If you didn't have enough reasons to worry before, your kiddo has now added even more to her arsenal of daring toddler stunts and her daredevil climbing makes you want to crawl up the walls. Between the stairs and chairs and every other elevated surface she can find, you're probably about ready to clear out the house to make it a climbing-free zone. However, all that climbing is helping her develop her muscles and her motor skills, and if she's going to climb everything anyway, you might as well keep her monkeying around confined to a safe indoor climbing space.
1 Cover the floor with soft play mats or tumbling mats. You can pick up some with numbers or pictures for some learning fun while she climbs, or invest in more gymnastic-like mats to provide as much cushioning as possible without laying out the couch cushions on the floor.
2 Set up a soft play climber in the center of the area. You can buy individual pieces so you can assemble the structure to the height and size you're most comfortable with, or purchase a soft play climber kit to make setting up the play area simple. Whichever you choose, make sure it is rated appropriately for toddler use.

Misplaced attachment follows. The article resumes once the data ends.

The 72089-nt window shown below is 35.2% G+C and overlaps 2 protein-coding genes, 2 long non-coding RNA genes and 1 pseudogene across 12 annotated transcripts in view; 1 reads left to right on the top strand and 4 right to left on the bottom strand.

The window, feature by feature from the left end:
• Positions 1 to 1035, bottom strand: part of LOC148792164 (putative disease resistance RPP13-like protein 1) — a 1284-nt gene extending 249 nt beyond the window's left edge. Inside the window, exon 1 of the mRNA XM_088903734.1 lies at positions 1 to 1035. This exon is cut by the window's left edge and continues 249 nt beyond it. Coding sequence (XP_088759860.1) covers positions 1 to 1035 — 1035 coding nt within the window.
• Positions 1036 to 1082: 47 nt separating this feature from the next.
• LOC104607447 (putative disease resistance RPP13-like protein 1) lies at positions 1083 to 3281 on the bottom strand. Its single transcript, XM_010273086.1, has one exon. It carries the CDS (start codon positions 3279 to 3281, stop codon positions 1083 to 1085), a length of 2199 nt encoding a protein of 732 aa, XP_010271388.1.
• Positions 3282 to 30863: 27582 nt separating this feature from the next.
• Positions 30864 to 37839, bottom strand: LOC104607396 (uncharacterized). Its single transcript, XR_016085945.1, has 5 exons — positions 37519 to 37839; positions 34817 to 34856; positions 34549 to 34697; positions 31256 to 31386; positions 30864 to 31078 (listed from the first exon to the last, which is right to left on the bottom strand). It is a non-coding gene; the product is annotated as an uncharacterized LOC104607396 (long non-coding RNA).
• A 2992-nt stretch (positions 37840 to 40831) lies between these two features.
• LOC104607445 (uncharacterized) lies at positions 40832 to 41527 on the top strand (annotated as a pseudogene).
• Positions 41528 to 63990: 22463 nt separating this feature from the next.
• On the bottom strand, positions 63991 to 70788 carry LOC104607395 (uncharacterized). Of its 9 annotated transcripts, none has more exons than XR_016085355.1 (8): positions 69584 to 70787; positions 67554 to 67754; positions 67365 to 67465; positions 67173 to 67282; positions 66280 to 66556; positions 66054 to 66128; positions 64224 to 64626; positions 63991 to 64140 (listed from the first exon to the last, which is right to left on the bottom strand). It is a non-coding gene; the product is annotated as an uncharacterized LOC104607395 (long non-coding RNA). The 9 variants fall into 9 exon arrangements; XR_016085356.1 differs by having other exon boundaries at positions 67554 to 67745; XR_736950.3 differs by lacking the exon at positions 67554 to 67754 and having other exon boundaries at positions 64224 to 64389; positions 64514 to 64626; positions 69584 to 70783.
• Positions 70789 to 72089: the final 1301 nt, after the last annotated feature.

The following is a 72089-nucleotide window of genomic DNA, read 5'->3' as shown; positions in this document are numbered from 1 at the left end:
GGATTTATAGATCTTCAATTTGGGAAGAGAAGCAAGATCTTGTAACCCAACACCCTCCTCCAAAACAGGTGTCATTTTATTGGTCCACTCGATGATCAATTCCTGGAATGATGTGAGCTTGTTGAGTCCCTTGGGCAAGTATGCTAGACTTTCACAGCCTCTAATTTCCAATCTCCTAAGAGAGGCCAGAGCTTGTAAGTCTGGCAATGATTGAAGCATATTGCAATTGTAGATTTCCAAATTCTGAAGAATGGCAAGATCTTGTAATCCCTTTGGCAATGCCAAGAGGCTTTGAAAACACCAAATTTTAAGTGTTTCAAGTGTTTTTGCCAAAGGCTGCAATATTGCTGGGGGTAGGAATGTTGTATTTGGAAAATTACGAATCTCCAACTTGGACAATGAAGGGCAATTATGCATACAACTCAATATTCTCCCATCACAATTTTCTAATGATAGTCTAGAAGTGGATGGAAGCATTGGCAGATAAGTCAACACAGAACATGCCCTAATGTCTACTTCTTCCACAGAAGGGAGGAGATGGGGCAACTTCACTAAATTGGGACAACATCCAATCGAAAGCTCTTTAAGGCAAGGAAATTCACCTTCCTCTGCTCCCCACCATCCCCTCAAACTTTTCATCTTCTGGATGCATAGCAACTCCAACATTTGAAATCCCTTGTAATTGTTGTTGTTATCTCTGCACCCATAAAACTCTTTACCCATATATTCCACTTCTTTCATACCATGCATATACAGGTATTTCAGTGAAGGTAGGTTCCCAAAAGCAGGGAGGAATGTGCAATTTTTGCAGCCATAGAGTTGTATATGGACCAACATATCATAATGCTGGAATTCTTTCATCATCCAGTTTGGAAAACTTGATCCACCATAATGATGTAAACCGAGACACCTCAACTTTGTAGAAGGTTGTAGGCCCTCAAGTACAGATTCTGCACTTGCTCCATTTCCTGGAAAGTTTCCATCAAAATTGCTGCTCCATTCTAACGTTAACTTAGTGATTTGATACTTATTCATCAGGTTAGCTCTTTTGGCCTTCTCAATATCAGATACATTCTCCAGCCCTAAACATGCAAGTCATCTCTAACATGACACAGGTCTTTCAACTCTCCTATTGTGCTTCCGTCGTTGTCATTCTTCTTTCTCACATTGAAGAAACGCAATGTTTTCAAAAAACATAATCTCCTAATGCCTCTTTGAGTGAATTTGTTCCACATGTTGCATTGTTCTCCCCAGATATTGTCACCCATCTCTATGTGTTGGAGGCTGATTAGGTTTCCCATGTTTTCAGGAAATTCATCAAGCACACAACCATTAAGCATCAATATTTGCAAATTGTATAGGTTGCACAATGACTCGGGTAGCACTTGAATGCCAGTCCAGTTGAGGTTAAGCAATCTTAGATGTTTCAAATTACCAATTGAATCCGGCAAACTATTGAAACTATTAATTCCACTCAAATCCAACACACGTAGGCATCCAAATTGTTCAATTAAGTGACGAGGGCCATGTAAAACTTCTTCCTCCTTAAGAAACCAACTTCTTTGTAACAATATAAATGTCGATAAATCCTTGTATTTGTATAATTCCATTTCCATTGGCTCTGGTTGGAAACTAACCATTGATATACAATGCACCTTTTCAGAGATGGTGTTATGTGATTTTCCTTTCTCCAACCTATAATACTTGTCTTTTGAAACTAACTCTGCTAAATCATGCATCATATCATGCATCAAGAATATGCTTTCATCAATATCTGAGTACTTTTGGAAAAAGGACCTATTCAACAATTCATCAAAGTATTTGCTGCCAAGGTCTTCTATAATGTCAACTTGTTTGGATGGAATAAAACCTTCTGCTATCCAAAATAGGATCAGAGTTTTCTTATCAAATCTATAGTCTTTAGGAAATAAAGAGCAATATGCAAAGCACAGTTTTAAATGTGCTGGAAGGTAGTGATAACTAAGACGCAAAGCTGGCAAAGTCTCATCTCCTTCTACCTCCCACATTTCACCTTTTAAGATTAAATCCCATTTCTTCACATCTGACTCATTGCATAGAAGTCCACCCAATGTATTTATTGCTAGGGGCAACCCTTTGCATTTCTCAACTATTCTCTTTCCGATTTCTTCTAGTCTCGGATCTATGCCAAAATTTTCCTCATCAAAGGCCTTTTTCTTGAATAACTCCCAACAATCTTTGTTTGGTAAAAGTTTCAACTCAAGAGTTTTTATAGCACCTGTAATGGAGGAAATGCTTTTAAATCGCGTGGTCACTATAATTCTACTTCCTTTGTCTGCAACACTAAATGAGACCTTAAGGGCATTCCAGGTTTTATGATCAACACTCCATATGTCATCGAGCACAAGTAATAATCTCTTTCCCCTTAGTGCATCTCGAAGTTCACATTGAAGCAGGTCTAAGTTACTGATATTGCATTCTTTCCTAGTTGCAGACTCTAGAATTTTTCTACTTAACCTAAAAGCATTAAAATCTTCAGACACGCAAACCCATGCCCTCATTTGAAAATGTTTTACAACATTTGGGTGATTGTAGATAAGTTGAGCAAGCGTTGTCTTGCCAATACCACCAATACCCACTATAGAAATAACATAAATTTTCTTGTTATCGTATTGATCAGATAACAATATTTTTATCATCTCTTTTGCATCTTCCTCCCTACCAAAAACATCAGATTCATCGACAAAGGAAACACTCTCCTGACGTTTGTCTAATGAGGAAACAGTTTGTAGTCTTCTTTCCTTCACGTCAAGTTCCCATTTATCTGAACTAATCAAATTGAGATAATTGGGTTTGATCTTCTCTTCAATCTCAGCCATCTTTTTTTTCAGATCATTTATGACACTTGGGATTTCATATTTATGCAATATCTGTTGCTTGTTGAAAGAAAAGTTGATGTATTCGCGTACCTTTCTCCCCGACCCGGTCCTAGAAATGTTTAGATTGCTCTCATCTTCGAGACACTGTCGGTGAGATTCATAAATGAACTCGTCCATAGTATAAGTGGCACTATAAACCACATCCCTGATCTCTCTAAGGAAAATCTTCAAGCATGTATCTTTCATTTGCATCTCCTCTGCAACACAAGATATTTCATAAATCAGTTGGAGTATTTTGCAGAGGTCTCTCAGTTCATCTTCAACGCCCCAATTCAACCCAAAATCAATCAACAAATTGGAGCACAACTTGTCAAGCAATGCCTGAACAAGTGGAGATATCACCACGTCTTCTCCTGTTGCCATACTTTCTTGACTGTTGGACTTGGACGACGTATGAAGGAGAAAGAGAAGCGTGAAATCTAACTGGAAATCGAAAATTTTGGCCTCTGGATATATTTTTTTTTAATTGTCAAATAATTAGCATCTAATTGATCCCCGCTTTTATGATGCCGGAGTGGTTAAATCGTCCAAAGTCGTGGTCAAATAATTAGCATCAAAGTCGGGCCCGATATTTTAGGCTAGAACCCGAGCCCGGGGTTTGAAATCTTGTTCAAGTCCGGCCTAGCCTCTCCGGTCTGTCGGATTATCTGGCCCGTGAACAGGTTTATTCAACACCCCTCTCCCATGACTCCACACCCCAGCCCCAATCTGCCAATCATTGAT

3 Assemble the soft play structure in the center of the climbing area. You want clear spaces on each side of the climber to avoid bumps or falls against the wall.
4 Cover the lower portion of the wall with padding. You can use the soft play mats on the wall or pick up some twin-size pillow top mattresses instead. Secure the soft play mats with a strong adhesive. Nail the pillow tops to the wall and then cover the nail heads with rubber cement. The wall padding should be at least the same height as your toddler. To make it last through a few more years of growing, make it about 12 inches taller. Now, whether she tumbles onto the floor or against the wall -- which you know will inevitably happen sometime during her climbing adventures -- she’ll have a soft and cushioned landing.
Items you will need
- Soft play mats (or tumbling mats)
- Soft play climber
- Pillow-top mattresses (optional)
- Strong adhesive (or rubber cement and nails)
- Great Expectations: The Toddler Years: The Essential Guide to Your 1- to 3-Year-Old; Sandy Jones
- Health, Safety, and Nutrition for the Young Child; Lynn R. Marotz
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